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How to Stop Pregnancy After 1 Week, 1 Month, or Right After Sex

If you're worried about the chance of getting pregnant after unprotected sex or already know exactly you're facing an unwanted pregnancy, it's only natural to look for ways to stop pregnancy. The important thing is to do it healthy. Find out about the pros and cons of different ways to stop pregnancy with Flo.
A woman thinking about how to stop pregnancy after 1 week

How to stop pregnancy after sex immediately — emergency contraception options

Pregnancy can happen when you, your partner, or both of you were unprepared for a spontaneous moment; but what happens afterwards, when you are left with the possibility of conception? Years ago, for other generations, this would have been a “wait and see” situation. Today you have the option of emergency contraception that can stop pregnancy before it happens.

Emergency contraception can be used if you have had unprotected sex or if you feel that the birth control you used may be ineffective. The key to this type of contraception is that it must be used as soon as you suspect that may get pregnant (within 72 hours after unprotected sex). The emergency contraception pills (ECP) are designed to stop pregnancy, not terminate one that has already occurred. 

The ECP is often called “the morning after” pill. Please remember that it is just a name, and not when it is to be taken. This is not meant to be a form of regular birth control. If you feel that you need something more permanent, speak with your healthcare provider to get a prescription.

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How to stop pregnancy after 1 week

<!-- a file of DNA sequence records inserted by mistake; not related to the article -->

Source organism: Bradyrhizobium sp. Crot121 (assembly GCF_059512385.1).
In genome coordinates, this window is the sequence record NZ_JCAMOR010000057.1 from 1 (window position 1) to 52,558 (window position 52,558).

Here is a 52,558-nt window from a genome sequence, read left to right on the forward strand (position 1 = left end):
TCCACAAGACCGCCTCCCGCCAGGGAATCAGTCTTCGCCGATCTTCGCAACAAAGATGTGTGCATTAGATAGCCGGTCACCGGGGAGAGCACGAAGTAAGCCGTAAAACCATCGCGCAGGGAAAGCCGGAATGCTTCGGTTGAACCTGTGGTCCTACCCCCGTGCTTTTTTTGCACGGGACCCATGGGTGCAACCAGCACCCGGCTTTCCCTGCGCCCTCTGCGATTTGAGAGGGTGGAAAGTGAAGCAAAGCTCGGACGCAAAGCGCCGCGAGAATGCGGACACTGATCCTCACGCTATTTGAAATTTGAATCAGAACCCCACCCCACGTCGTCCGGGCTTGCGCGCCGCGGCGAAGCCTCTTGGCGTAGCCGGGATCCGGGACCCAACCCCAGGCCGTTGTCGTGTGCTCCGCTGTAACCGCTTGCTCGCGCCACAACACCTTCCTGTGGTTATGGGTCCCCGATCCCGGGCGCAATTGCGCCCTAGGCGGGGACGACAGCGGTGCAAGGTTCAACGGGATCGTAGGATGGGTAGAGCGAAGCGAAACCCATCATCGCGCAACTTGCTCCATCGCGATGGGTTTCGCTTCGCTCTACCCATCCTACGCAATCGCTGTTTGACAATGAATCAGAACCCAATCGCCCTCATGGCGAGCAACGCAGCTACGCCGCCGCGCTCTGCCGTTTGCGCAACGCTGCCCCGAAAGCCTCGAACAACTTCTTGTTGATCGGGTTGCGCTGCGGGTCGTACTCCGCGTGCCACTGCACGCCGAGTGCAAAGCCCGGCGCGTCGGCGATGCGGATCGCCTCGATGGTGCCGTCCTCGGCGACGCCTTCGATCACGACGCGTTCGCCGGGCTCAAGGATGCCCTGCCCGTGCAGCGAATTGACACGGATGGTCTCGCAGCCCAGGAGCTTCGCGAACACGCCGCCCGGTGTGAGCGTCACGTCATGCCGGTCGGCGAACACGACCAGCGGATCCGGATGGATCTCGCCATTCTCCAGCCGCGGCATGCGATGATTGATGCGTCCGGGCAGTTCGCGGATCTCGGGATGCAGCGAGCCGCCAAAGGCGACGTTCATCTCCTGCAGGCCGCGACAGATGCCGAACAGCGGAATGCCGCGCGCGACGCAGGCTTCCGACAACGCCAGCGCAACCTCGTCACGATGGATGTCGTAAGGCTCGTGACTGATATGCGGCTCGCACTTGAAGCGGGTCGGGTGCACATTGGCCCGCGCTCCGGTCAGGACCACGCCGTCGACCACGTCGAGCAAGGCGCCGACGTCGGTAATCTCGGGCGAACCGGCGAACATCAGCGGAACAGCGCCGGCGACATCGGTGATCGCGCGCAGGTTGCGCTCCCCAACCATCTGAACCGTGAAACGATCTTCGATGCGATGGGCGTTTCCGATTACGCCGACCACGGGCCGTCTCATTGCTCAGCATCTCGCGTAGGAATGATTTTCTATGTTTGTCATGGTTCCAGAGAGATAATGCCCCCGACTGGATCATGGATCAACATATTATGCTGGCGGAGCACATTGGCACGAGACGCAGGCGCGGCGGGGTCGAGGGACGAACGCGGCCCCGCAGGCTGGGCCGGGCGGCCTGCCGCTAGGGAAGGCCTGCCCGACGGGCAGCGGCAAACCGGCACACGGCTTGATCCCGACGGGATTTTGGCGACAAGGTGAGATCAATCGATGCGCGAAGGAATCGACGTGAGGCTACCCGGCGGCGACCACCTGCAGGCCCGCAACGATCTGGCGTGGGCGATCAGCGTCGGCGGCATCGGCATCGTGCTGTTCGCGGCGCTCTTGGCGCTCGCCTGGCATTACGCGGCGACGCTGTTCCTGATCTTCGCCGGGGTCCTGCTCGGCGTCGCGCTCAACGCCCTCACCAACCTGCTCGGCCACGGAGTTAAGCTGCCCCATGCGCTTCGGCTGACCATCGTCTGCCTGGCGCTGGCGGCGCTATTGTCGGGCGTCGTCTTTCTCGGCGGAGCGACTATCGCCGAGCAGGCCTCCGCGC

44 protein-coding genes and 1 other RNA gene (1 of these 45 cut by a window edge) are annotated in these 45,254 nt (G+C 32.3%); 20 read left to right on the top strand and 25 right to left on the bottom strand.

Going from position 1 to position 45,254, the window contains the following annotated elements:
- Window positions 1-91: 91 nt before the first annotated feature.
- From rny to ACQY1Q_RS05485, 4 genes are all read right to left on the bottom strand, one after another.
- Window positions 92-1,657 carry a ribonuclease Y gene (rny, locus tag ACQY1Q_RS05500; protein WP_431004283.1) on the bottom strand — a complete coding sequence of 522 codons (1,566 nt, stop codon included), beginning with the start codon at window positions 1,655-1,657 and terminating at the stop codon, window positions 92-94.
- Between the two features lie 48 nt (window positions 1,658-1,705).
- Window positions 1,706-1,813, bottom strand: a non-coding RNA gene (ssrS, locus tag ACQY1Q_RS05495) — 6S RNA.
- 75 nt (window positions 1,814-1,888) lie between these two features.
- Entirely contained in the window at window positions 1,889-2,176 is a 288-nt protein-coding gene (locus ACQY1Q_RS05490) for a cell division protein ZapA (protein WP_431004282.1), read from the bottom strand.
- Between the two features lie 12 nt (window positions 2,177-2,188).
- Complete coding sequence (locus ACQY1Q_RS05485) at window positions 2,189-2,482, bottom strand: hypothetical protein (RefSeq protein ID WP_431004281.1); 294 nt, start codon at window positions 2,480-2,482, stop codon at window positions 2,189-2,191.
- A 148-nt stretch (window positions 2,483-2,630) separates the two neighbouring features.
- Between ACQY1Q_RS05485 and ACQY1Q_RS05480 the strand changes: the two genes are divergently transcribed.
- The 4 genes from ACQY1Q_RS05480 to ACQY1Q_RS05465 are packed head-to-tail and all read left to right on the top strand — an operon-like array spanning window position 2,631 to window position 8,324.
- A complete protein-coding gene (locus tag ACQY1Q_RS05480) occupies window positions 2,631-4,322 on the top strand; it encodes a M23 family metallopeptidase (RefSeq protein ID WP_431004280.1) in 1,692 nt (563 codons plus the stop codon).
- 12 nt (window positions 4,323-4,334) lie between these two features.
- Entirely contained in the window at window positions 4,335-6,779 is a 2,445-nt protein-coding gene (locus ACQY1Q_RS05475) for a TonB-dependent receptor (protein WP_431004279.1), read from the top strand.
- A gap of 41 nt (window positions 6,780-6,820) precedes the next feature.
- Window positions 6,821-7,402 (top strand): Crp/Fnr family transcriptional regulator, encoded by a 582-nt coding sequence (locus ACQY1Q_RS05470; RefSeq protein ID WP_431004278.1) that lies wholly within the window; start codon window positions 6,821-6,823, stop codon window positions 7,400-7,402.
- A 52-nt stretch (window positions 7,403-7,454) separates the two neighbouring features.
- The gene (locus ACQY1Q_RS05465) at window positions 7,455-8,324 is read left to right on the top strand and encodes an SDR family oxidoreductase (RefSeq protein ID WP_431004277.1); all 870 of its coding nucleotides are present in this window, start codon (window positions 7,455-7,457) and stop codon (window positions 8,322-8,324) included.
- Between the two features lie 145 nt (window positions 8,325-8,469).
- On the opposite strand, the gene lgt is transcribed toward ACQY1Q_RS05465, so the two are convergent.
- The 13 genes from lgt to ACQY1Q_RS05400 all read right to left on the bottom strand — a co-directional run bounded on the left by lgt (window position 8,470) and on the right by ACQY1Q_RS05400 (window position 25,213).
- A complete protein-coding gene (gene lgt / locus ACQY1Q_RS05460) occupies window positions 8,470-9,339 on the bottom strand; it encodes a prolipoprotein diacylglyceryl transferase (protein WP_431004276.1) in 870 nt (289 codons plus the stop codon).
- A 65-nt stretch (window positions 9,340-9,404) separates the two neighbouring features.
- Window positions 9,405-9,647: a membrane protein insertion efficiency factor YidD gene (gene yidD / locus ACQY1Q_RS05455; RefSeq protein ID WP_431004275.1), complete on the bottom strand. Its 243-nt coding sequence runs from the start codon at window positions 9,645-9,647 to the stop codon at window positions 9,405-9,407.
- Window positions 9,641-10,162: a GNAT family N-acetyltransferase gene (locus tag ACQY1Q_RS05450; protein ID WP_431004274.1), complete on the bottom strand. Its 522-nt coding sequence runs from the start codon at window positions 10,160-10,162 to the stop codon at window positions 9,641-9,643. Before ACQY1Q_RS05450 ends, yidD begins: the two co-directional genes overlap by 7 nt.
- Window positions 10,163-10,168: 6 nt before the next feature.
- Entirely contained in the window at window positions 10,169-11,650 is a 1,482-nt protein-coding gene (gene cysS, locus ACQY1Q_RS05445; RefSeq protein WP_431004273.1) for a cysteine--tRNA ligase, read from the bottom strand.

So, you think you could be in a situation where your birth control did not work during your last sexual intercourse about a week ago. It may be because you did not get your period on the day it was supposed to start, or you are just questioning the protection that you and your partner used. 

Don’t be alarmed! You may still have time to stop pregnancy.  If you are within five days of the sexual intercourse that you are worried about, you can take an ECP to avoid this. If you are beyond this five-day window, you may need to look at other options available to stop pregnancy.

The best way to stop pregnancy at this point is a medication that can be used to end an early pregnancy. In many cases, it can be taken as soon as you miss a period and have confirmed that you are pregnant. One good thing is that you have some time to make this decision. However, the first day of your last period has to be less than 9 weeks ago in order to use this medication. (some medications are usually taken within seven weeks of the first day of your last period).

So, how do you calculate how far along you are in a pregnancy? In the United States, this is typically done by calculating how long it has been since your last normal menstrual period. 

This is how you calculate gestational age:

  • Grab a calendar.
  • Look for the date that corresponds to the first day of your last menstrual period.
  • Count the number of full weeks that have passed from the date (Step 1) to today's date.  

For example, if your last menstrual period started on October 1st and today's date is November 1st, then the gestational age is 4 weeks. That means that it has been four weeks since the first day of your last normal period.

This information can be very helpful if you are looking at your possible options to stop a pregnancy. If in doubt, always speak to a medical care provider about the best way to end the pregnancy based on your gestational age.

Medical ways to stop pregnancy

Medical abortion

A medical abortion is the one that occurs after one week beyond the unprotected sexual encounter in question up to 9 weeks since the first day of your last period (gestational age). Some medications are usually taken within seven weeks of the first day of your last period.